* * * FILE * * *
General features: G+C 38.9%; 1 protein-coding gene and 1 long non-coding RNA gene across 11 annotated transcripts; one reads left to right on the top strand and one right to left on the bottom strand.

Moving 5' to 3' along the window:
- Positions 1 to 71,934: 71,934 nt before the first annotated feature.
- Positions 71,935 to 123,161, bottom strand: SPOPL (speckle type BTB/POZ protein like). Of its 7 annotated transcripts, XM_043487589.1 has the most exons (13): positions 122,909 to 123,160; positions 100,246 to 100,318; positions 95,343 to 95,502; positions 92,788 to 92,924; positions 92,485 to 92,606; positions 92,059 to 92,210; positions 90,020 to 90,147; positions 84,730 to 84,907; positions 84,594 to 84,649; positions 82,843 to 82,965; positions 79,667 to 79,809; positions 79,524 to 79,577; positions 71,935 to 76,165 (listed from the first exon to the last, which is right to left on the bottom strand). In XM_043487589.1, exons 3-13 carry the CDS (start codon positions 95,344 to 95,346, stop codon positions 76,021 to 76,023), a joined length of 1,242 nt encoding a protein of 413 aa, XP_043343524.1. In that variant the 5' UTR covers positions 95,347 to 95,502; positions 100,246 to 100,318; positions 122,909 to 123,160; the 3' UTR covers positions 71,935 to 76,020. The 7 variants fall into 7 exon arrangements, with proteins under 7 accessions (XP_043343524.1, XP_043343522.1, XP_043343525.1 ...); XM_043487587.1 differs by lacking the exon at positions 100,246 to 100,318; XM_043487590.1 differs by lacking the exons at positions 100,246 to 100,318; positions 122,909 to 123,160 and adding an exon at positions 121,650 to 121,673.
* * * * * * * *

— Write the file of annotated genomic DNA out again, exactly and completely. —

General features: G+C 38.9%; 1 protein-coding gene and 1 long non-coding RNA gene across 11 annotated transcripts; one reads left to right on the top strand and one right to left on the bottom strand.

Moving 5' to 3' along the window:
- Positions 1 to 71,934: 71,934 nt before the first annotated feature.
- Positions 71,935 to 123,161, bottom strand: SPOPL (speckle type BTB/POZ protein like). Of its 7 annotated transcripts, XM_043487589.1 has the most exons (13): positions 122,909 to 123,160; positions 100,246 to 100,318; positions 95,343 to 95,502; positions 92,788 to 92,924; positions 92,485 to 92,606; positions 92,059 to 92,210; positions 90,020 to 90,147; positions 84,730 to 84,907; positions 84,594 to 84,649; positions 82,843 to 82,965; positions 79,667 to 79,809; positions 79,524 to 79,577; positions 71,935 to 76,165 (listed from the first exon to the last, which is right to left on the bottom strand). In XM_043487589.1, exons 3-13 carry the CDS (start codon positions 95,344 to 95,346, stop codon positions 76,021 to 76,023), a joined length of 1,242 nt encoding a protein of 413 aa, XP_043343524.1. In that variant the 5' UTR covers positions 95,347 to 95,502; positions 100,246 to 100,318; positions 122,909 to 123,160; the 3' UTR covers positions 71,935 to 76,020. The 7 variants fall into 7 exon arrangements, with proteins under 7 accessions (XP_043343524.1, XP_043343522.1, XP_043343525.1 ...); XM_043487587.1 differs by lacking the exon at positions 100,246 to 100,318; XM_043487590.1 differs by lacking the exons at positions 100,246 to 100,318; positions 122,909 to 123,160 and adding an exon at positions 121,650 to 121,673.